February 15, 2010
Jennifer Jones Austin has been an advocate for women and children for more than 20 years. But today Austin, 41, is fighting for her own life.
Austin was recently diagnosed with leukemia and her only hope for a cure is a transplant from an unrelated bone marrow donor or umbilical cord blood unit. Like 70 percent of patients, Austin does not have a matching donor in her family, so she is depending on the Be The Match Registry® – the largest listing of volunteer marrow donors and donated cord blood – to find a match.
Because tissue types are inherited, Austin is most likely to match another African American. Today, African Americans comprise only 8 percent of the registry. Many more are needed to save patients’ lives. So, Austin – who was an attorney for 20 years and is now senior vice president of United Way New York City – is now using her personal network and professional expertise to raise awareness about the critical need for African Americans to join the Be The Match Registry.
“I simply didn’t know about the need before I was diagnosed – or how easy it can be to save someone’s life,” Austin said. “Now, I’m doing all I can to let people know of the importance of joining the Be The Match Registry. Not just for me, but for all of the other patients out there who are searching for a match.”
Be The Match® is working to fill the gap through targeted awareness programs in diverse communities across the country and is seeing results. Last year, more than 50,000 African Americans joined the Be The Match Registry.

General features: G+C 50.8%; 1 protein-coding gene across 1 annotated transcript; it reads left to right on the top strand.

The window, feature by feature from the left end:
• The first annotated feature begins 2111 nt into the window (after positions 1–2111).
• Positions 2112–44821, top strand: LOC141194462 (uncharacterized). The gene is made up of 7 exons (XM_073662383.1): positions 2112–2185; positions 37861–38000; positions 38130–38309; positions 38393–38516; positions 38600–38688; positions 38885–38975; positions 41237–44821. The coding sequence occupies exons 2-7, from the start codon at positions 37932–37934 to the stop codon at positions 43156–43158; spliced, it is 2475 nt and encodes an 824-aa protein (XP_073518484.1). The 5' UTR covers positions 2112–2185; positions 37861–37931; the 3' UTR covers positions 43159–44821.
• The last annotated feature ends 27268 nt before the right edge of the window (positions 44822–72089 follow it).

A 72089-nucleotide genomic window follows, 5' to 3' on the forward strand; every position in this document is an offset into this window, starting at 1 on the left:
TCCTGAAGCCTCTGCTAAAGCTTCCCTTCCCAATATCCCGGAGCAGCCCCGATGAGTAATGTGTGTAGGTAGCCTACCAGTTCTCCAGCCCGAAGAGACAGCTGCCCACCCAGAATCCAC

But the need is still great. Be The Match recently launched its “Say It Loud! Save Lives and Be Proud!” program. That call to action is already being heard on HBCU campuses across America as Be The Match is partnering with Historically Black Colleges and Universities (HBCUs) to spread the word about the need to add more potential African American donors to the registry. Be The Match representatives are going on college campuses to get young people involved and they’re going online, too. The new http://hbcu.BeTheMatch.org site provides a space online for college students to connect with local Be The Match recruiters as well as other HBCU students.
A larger pool of potential bone marrow donors means patients will have a greater chance to find a match. No one knows this better than Sam Roberson Jr., who, like Austin, attended Howard University.
Roberson, now 26, was diagnosed with leukemia at age 8. At the time, his doctors told his parents that Sam had a 25 percent chance to live.
Roberson’s only hope for a cure was a bone marrow transplant. Fewer African Americans were on the registry back then, making the search all the more difficult.
In the end, he couldn’t find a match. So doctors used some of Sam’s own stem cells to treat him. He’s been in remission ever since – and beat the odds since he did not have a suitable match.
Because of his struggle, Roberson vowed to help other searching patients if he made it through.
He stayed true to that commitment in a big way. A writer and performer, Roberson wrote and directed a one-man show “And They Said I Wouldn’t Make It… A Story of Hope.” The play, which recently had a run in Minneapolis and is set to begin in Chicago later this month, is a narrative of hope and success and ends with a call to action.
“It’s critical that people get involved; that’s why I’m encouraging African American college students – and the greater community – to get involved and join the Be The Match Registry,” Roberson said.
Read more about the stories of Jennifer Jones Austin and Sam Roberson – and view photos and videos – by becoming a member of the online community at www.hbcu.BeTheMatch.org. The site also includes information on how to join the Be The Match Registry.